Available in bookshops nationwide.

cv_jobs_robots_and_us.jpgWinter is a good time to take stock of our own lives, issues in society and the purpose of life, work and technology. It is a time of reflection to enable us to look ahead. Kinley Salmon provides an excellent resource to help with our musings. Here is a book that includes social history, science, statistics, expert opinion and personal experiences. What part does technology play in the future of our nation and are we ready to embrace change? This book gives a balanced and very well-organised response. The chapter topics are clearly outlined in the introduction and so enable the reader to gain an overview before further reading. I found this helpful as the summary of content allowed me to select the areas of my own interest to read first. Are we prepared for changes and how best can we enable these?

Kinley Salmon grew up in Nelson and now works as an economist in Washington DC. His qualifications in Public Administration in International Development from Harvard, combined with his New Zealand upbringing, give him a unique perspective on the issue of work and technology.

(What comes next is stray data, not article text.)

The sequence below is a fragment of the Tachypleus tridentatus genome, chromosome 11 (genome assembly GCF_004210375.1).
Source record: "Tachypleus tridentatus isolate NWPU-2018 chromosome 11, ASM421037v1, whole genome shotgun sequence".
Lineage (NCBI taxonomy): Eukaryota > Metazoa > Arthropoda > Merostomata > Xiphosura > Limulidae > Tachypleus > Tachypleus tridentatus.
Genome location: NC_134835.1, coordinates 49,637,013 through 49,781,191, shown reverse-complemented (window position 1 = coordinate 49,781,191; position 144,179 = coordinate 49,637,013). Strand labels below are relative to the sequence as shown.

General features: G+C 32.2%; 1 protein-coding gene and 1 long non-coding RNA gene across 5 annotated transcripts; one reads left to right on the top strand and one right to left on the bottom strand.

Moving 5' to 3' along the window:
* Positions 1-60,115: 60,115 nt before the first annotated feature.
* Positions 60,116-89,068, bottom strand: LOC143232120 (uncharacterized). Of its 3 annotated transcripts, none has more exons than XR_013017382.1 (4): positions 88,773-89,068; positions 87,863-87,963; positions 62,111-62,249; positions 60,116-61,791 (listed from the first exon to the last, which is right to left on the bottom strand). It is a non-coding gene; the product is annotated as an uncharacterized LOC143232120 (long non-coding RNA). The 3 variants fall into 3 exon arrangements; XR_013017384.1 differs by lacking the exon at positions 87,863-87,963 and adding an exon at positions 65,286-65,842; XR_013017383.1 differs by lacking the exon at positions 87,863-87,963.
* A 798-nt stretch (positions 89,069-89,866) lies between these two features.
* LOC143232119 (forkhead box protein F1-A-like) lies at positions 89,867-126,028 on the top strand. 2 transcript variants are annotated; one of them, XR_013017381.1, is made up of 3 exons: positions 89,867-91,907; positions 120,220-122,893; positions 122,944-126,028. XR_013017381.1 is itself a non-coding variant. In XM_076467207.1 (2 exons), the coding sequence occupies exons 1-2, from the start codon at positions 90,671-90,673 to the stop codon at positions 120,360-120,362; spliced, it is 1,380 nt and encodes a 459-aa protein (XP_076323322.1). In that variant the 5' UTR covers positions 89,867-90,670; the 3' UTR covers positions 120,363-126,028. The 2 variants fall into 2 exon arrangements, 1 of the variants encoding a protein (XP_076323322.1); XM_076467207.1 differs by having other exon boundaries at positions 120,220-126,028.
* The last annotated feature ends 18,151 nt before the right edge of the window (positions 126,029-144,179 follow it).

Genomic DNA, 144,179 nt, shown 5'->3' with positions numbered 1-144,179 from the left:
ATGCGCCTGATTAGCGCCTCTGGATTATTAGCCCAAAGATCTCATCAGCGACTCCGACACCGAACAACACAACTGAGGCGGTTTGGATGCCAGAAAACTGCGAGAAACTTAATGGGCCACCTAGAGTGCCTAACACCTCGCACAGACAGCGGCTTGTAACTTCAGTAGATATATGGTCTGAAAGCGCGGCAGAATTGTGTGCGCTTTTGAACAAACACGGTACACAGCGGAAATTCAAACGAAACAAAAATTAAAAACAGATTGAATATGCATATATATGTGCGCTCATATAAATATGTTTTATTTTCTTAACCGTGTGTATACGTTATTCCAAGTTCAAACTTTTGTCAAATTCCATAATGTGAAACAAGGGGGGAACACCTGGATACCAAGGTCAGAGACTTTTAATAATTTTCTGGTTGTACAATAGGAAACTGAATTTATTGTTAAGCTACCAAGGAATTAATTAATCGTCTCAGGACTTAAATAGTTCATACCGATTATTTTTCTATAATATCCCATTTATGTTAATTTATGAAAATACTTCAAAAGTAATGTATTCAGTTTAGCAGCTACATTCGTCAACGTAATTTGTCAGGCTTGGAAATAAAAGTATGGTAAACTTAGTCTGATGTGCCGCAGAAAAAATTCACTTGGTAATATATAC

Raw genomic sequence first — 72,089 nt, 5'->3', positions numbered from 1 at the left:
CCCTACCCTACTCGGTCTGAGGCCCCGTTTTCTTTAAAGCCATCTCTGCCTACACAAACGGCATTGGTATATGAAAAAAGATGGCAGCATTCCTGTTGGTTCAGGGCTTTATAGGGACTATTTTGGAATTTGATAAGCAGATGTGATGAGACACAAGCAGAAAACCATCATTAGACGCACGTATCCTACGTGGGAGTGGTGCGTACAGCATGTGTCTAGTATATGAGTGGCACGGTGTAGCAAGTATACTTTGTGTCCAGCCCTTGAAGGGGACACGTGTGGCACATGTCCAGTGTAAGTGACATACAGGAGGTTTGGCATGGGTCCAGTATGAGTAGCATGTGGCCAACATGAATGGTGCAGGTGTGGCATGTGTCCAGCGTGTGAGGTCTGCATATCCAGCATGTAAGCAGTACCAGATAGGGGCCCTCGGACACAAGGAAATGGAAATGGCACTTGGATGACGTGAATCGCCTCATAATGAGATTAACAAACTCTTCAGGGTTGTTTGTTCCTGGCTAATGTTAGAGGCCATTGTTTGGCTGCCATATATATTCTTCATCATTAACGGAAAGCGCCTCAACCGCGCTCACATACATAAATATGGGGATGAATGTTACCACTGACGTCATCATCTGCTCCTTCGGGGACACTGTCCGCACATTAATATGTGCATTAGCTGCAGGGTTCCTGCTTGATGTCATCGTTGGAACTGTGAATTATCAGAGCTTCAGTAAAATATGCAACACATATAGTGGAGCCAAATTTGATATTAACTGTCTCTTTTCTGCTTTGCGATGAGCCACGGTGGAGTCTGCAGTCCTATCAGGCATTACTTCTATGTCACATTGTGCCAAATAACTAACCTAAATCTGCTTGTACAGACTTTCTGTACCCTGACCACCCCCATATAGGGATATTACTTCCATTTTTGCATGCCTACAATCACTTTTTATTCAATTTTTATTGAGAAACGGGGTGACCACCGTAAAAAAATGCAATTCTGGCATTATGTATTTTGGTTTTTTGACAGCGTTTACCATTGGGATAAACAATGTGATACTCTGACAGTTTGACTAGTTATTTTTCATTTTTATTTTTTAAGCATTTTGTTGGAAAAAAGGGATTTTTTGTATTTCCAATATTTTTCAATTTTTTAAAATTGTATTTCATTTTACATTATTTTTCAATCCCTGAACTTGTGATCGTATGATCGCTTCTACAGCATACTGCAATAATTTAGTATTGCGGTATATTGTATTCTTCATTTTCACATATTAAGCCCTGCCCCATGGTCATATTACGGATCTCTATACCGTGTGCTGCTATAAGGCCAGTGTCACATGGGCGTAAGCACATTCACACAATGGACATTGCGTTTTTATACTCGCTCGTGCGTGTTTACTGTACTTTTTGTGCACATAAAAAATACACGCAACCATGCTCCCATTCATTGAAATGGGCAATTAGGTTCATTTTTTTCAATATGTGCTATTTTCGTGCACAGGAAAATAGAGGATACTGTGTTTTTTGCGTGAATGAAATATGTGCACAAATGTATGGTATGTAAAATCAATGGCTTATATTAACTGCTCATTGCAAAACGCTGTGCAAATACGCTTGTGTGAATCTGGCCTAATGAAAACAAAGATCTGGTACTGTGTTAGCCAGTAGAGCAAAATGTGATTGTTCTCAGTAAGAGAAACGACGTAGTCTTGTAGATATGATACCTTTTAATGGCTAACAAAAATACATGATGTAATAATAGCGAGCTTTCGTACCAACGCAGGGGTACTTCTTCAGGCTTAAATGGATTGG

In this book, he addresses ideas such as the speed of adoption and diffusion of technology, the lack of know-how to enable change and how to sustain such change. This book is made accessible by the use of examples from New Zealand. The Novopay debacle is given as an example of innovation without good preparation. Likewise, a taxi driver using Tom-tom rather than Google Maps or Waze, which give real time traffic information, shows an unwillingness to adapt new technologies.

I was interested in his discussion of the impact of new immigrants and recent returnees as bringing new ideas back to our shores. He gives evidence that they do make a difference in our ability to take up new technologies.